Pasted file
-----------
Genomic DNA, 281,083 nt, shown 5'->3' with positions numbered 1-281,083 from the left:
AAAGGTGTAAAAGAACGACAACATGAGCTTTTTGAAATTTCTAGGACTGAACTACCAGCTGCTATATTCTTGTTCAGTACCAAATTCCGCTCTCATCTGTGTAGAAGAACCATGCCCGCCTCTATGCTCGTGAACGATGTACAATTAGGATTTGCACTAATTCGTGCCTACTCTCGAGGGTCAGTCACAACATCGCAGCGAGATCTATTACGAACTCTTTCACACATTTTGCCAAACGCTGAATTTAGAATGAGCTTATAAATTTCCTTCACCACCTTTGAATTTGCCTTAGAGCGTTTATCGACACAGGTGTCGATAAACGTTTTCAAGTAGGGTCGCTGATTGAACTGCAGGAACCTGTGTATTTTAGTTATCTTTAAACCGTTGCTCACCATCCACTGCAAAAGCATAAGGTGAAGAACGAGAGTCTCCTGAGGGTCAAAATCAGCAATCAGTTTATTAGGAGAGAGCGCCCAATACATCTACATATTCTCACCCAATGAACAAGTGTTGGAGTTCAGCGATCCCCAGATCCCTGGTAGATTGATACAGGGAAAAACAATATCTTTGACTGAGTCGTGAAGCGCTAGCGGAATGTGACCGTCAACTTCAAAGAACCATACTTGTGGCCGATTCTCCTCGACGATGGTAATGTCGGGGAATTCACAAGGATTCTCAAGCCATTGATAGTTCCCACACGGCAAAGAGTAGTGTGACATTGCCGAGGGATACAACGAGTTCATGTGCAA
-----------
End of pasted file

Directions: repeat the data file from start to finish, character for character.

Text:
Genomic DNA, 281,083 nt, shown 5'->3' with positions numbered 1-281,083 from the left:
AAAGGTGTAAAAGAACGACAACATGAGCTTTTTGAAATTTCTAGGACTGAACTACCAGCTGCTATATTCTTGTTCAGTACCAAATTCCGCTCTCATCTGTGTAGAAGAACCATGCCCGCCTCTATGCTCGTGAACGATGTACAATTAGGATTTGCACTAATTCGTGCCTACTCTCGAGGGTCAGTCACAACATCGCAGCGAGATCTATTACGAACTCTTTCACACATTTTGCCAAACGCTGAATTTAGAATGAGCTTATAAATTTCCTTCACCACCTTTGAATTTGCCTTAGAGCGTTTATCGACACAGGTGTCGATAAACGTTTTCAAGTAGGGTCGCTGATTGAACTGCAGGAACCTGTGTATTTTAGTTATCTTTAAACCGTTGCTCACCATCCACTGCAAAAGCATAAGGTGAAGAACGAGAGTCTCCTGAGGGTCAAAATCAGCAATCAGTTTATTAGGAGAGAGCGCCCAATACATCTACATATTCTCACCCAATGAACAAGTGTTGGAGTTCAGCGATCCCCAGATCCCTGGTAGATTGATACAGGGAAAAACAATATCTTTGACTGAGTCGTGAAGCGCTAGCGGAATGTGACCGTCAACTTCAAAGAACCATACTTGTGGCCGATTCTCCTCGACGATGGTAATGTCGGGGAATTCACAAGGATTCTCAAGCCATTGATAGTTCCCACACGGCAAAGAGTAGTGTGACATTGCCGAGGGATACAACGAGTTCATGTGCAA